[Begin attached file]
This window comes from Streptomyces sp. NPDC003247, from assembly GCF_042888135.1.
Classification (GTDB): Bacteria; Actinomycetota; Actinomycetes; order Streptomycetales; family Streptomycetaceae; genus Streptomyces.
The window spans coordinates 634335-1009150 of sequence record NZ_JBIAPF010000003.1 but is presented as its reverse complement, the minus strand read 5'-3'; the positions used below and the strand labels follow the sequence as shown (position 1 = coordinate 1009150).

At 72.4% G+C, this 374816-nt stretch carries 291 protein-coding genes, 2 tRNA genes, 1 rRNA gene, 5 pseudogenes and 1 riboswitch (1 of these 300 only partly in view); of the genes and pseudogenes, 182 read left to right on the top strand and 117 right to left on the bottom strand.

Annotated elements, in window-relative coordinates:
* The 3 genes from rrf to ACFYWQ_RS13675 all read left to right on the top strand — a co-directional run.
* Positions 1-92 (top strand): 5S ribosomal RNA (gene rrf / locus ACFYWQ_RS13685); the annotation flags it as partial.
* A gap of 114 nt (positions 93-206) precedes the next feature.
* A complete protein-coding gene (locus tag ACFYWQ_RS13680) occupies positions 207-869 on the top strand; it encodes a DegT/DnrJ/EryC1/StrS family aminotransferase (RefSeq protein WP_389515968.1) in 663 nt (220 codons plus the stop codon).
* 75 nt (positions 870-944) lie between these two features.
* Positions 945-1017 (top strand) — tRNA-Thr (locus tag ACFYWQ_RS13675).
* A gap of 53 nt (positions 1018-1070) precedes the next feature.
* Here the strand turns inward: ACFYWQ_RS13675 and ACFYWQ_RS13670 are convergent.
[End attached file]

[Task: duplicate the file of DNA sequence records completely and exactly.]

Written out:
This window comes from Streptomyces sp. NPDC003247, from assembly GCF_042888135.1.
Classification (GTDB): Bacteria; Actinomycetota; Actinomycetes; order Streptomycetales; family Streptomycetaceae; genus Streptomyces.
The window spans coordinates 634335-1009150 of sequence record NZ_JBIAPF010000003.1 but is presented as its reverse complement, the minus strand read 5'-3'; the positions used below and the strand labels follow the sequence as shown (position 1 = coordinate 1009150).

At 72.4% G+C, this 374816-nt stretch carries 291 protein-coding genes, 2 tRNA genes, 1 rRNA gene, 5 pseudogenes and 1 riboswitch (1 of these 300 only partly in view); of the genes and pseudogenes, 182 read left to right on the top strand and 117 right to left on the bottom strand.

Annotated elements, in window-relative coordinates:
* The 3 genes from rrf to ACFYWQ_RS13675 all read left to right on the top strand — a co-directional run.
* Positions 1-92 (top strand): 5S ribosomal RNA (gene rrf / locus ACFYWQ_RS13685); the annotation flags it as partial.
* A gap of 114 nt (positions 93-206) precedes the next feature.
* A complete protein-coding gene (locus tag ACFYWQ_RS13680) occupies positions 207-869 on the top strand; it encodes a DegT/DnrJ/EryC1/StrS family aminotransferase (RefSeq protein WP_389515968.1) in 663 nt (220 codons plus the stop codon).
* 75 nt (positions 870-944) lie between these two features.
* Positions 945-1017 (top strand) — tRNA-Thr (locus tag ACFYWQ_RS13675).
* A gap of 53 nt (positions 1018-1070) precedes the next feature.
* Here the strand turns inward: ACFYWQ_RS13675 and ACFYWQ_RS13670 are convergent.